I chose Central Park for my “Then and Now” blog post because it is one of the few places in New York that has largely remained constant throughout the years. While people, places, and things have come and gone throughout the city, many areas within Central Park look just as they did over a century-and-a-half ago. Central Park allows visitors to travel to any time period between the present and its creation. The rock you lay upon today has been laid upon by countless people before you, and they very likely gazed upon the same field or grove of trees.
In 1857 Frederick Law Olmsted’s proposal was the winner of a design contest for the layout of the park. By the mid 1860s, millions were visiting the park each year. Attractions, including concerts, the carousel, tennis, bicycling, and the ever popular Central Park Zoo brought more and more visitors to the park throughout the rest of the nineteenth century.
The twentieth century was a dynamic one for Central Park. Central Park’s famous Great Lawn was once a large rectangular reservoir. Not long after the stock market crashed, the reservoir was drained as the City no longer wished to maintain it. Plans for its re-purposing slowed and thus a large empty basin was left. “Hoovervilles” sprang up in place of the reservoir. Said one man regarding his shack, “We work hard to keep it clean, because that is important. I never lived like this before.” In 1932, the Parks Department referred to the emptied reservoir as Hoover Valley. The New York Times states that “As the Depression set in, public sentiment became more sympathetic. In July 1931 a judge suspended the sentences of 22 unemployed men sleeping in Central Park — apparently in various locations — and gave each one $2 out of his own pocket.”
In 1934, Robert Moses took charge of the City’s parks, acquired federal funds, and “built 20 playgrounds on the park’s periphery, renovated the Zoo, realigned the drives to accommodate automobiles, added athletic fields to the North Meadow, and expanded recreational programming.” These were lasting amendments to the park that still exist today.
The Central Park Conservancy was formed by a group of concerned New Yorkers after the park, like much of the city, went through a period of great decline in the 1970s. They now handle the majority of the parks operations, and are mostly privately funded. Today the park is constantly being maintained and refurbished and remains a free alternative for New Yorkers, even during times of financial distress.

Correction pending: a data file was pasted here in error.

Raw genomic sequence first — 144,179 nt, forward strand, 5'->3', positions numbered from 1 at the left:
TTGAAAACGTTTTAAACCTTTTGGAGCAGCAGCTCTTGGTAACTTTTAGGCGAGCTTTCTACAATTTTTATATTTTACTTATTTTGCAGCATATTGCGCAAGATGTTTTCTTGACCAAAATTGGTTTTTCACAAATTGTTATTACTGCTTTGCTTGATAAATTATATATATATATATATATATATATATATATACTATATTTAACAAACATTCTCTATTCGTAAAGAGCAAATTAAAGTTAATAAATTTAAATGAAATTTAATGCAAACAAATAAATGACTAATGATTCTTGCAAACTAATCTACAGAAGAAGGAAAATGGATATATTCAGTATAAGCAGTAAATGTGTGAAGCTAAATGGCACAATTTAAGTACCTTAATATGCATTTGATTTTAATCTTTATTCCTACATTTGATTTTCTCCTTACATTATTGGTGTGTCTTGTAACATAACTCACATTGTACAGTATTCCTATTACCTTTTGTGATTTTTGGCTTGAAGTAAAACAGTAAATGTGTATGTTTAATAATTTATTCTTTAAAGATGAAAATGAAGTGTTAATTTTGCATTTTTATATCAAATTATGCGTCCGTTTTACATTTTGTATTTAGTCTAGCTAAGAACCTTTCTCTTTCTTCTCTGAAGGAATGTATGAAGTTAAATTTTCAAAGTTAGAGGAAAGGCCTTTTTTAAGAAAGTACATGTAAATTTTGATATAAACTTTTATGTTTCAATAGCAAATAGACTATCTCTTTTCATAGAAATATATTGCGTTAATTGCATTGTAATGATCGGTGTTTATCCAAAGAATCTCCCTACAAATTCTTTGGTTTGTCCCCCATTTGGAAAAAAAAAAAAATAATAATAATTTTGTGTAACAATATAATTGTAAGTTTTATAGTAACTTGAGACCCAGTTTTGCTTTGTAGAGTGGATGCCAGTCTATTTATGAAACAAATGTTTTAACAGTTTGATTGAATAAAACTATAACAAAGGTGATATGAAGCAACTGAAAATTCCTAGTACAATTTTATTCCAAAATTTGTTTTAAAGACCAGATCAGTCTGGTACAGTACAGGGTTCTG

You’ve made a good start here. However, since the ideal blog post is one that an outside reader could understand, you need to be clearer in your descriptions of the past and to explain some aspects of the post a bit better. For example, why did parks officials decide to drain the reservoir? What was the park like by the time Moses helped fix it up (feel free to quote Caro)? What was a “Hooverville”? And why did the park go through a period of decline? Obviously, the focus of the piece should be the Depression-Recession idea, but the post would still benefit from a few more telling details, as well as a few more visuals.
Also, a lot of your prose here is passive and/or a bit rough. You know what the former is, but here’s an example of the latter: “After going through a period of decline during the 1970s, the Central Park Conservancy…” This kind of small problem detracts from the larger narrative.
Sourcewise, you need to indicate in the text itself where you’ve gotten your quotes. And rather than pasting in internet photos, I’d like to see you go to the park yourself and take these pictures.
Central Park has always been one of my favorite places. I used to live on 72nd and Amsterdam and I would literally spend everyday of the summer at Central Park. I like the picture of the Central Park Hoovervilles and like Professor Brooks mentioned, it would be nice to see pictures that you have taken at Central Park.
Hey, Nicholas! This post is engaging and well-researched. By providing background information on Central Park in the 19th century, you helped me realize the true extent of the park’s permanence.
There is something very unique about the contrast of nature in Central Park and man-made buildings surrounding it. Nice introduction as well! It really grabbed my attention.